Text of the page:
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Weasel Facts

Weasel Facts
Weasels are small carnivorous mammals found in most places around the world such as North America, South America, Europe, Asia, and Northern regions of Africa, except Australia and its surrounding islands. They are extremely smart and quick creatures although their small size and stature may be deceiving.
Suketu Mehta
Last Updated: May 11, 2018
Quick Facts
Red Eyed Albino Ferret
» According to the Integrated Taxonomic Information System, weasels are classified into 17 species.
Ferret Pup On White Background
» They are not naturally found in some countries. However, they have been introduced to countries like New Zealand for pest control measures as well as for keeping the rodent population and European rabbits under control.
South American Weasel Cat Jaguarundi
» The least weasel is considered the smallest carnivore in the world. Its average body length is generally 6 to 8 inches and the tail is about 1.5 to 2 inches long.
Small Rodent Ferret
» In spite of being so small, the least weasel can hunt down a prey about 5 times its size.
» The tropical weasel (Mustela africana), also called the Amazon weasel, is not found in Africa despite its name.
Long-tailed Weasel Image Credit:NPS
Image Credit:Hagerty, Ryan/NCTC Image Library/USFWS
Short-tailed Weasel Image Credit:Chris Russoniello/NPS
Name Range IUCN Status
Tropical weasel (Mustela africana) South America LC
Mountain weasel (Mustela altaica) Europe, Asia NT
Stoat (Ermine or Short-tailed weasel) (Mustela erminea) Europe, Asia, North America, New Zealand LC
Steppe polecat (Mustela eversmannii) Europe, Asia LC
Colombian weasel (Mustela felipei) South America VU
Long-tailed weasel (Mustela frenata) America LC
Japanese weasel (Mustela itatsi) Japan Sakhalin Is. (Russia) LC
Yellow-bellied weasel (Mustela kathiah) Southern Asia LC
European mink (Mustela lutreola) Europe, Northern Asia CR
Indonesian mountain weasel (Mustela lutreolina) Southern Asia DD
Black-footed ferret (Mustela nigripes) North America EN
Least weasel (Mustela nivalis) Europe, Asia, North America, NZ LC
Malayan weasel (Mustela nudipes) Southern Asia LC
European polecat (Mustela putorius) Europe, Northern Asia, NZ LC
Siberian weasel (Mustela sibirica) Europe, Asia LC
Back-striped weasel (Mustela strigidorsa) Southern Asia LC
Egyptian weasel (Mustela subpalmata) Egypt LC

* LC - Least Concern • EN - Endangered • CR - Critically Endangered • NT - Near Threatened • VU - Vulnerable • DD - Data Deficient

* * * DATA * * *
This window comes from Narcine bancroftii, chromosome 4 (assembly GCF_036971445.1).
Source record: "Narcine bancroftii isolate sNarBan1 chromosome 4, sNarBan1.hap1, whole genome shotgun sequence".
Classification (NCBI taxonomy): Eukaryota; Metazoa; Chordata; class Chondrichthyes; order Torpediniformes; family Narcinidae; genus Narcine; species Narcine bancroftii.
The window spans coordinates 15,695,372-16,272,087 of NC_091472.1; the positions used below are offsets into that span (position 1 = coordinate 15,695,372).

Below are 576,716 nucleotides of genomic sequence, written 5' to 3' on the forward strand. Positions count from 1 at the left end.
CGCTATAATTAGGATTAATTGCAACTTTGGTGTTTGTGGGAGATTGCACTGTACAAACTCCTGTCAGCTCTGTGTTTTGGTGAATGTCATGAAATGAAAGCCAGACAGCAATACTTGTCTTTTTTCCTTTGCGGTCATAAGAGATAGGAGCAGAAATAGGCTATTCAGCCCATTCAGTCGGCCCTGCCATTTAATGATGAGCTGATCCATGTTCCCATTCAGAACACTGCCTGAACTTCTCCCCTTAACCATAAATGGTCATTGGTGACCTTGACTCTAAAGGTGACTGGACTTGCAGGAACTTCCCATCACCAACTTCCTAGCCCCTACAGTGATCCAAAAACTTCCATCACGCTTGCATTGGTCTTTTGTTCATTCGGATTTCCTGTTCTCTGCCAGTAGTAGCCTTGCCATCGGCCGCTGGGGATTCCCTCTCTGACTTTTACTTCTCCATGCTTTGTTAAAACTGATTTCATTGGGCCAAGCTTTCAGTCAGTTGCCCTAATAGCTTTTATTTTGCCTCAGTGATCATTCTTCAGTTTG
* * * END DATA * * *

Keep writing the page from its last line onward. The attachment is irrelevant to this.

• Newborn weasels are blind and open their eyes at 26 to 36 days after birth.
  • Adults have a long slender body, generally with a dark or light brown coat on the outer side and white on the inner side.
  • Long-tailed weasels, as the name suggests, have very long tails; almost half the size of their body and head put together.
  • Both genders of long-tailed weasels have the same color.
  • The Steppe Polecat (also known as the masked polecat) is larger in size than the European polecat.
  • The back-striped variety have a silver streak that stretches from the back of the head to the end of the tail. It also has a yellowish-white line on their belly.
  • Weasels can live in different habitat, including lowlands, farmlands, woods, and hedges.
  • They are found in areas with abundant water, and mark their territories through a pungent secretion from their anal scent glands.
  • Long-tailed weasels are generally found in places which have a sizable rodent population and proximity to water.
  • The mountain weasel, also known as 'pale weasel', is usually found in areas with a high altitude.
  • Least weasel is usually found in fields, meadows, or forests.
  • They are exceptional swimmers and climbers.
  • They do not hibernate, and are therefore active during summer and winter.
  • Weasels generate a pungent odor with the help of their scent glands, when they are irritated. This odor is so strong that it can be smelt from a considerable distance, and is also used as a defense mechanism.
  • A weasel doesn't usually dig its own burrow. It takes over the nest of its victim or prey and lines it with leaves or fur to keep it warm during winter.
  • When the long-tailed weasels are ready to attack or are frightened, they give away long chirps. The other sound made by them is a low trilling sound, heard when two weasels of the opposite sex meet.
  • 'Pop goes the weasel' is a popular nursery rhyme in which these animals are mentioned. However, in reality they make a squelching-like sound.
Hunting Habits and Diet
  • They are considered to be ferocious hunters and are often not afraid to confront animals bigger in size.
  • Weasels are master predators. They are extremely quick and approach their prey quietly, pouncing on it after getting in range.
  • Their long, slender bodies help them hunt their prey by chasing them deep into the burrows.
  • Their technique of killing the prey is by biting the back of its neck.
  • Short-tailed weasels are excellent hunters and prey on other smaller mammals like rats, rabbits, and squirrels.
  • Their diet consists of rodents, frogs, birds, rabbits, and eggs.
  • Ermines are known for killing more than they can consume immediately, hence they generally hoard the remaining prey. They never suck the blood of their prey, instead they lick it.
  • Although considered nocturnal, long-tailed weasels hunt during the day too.
Mustela Putorius Furo
Gray Animals Mink
Young Rodent Ferret
Ferret On The Grass
Three Ferret Friends
Cute Little Ferret
Ferret On The Ground
Sleepy Ferret
Ferret On A Fence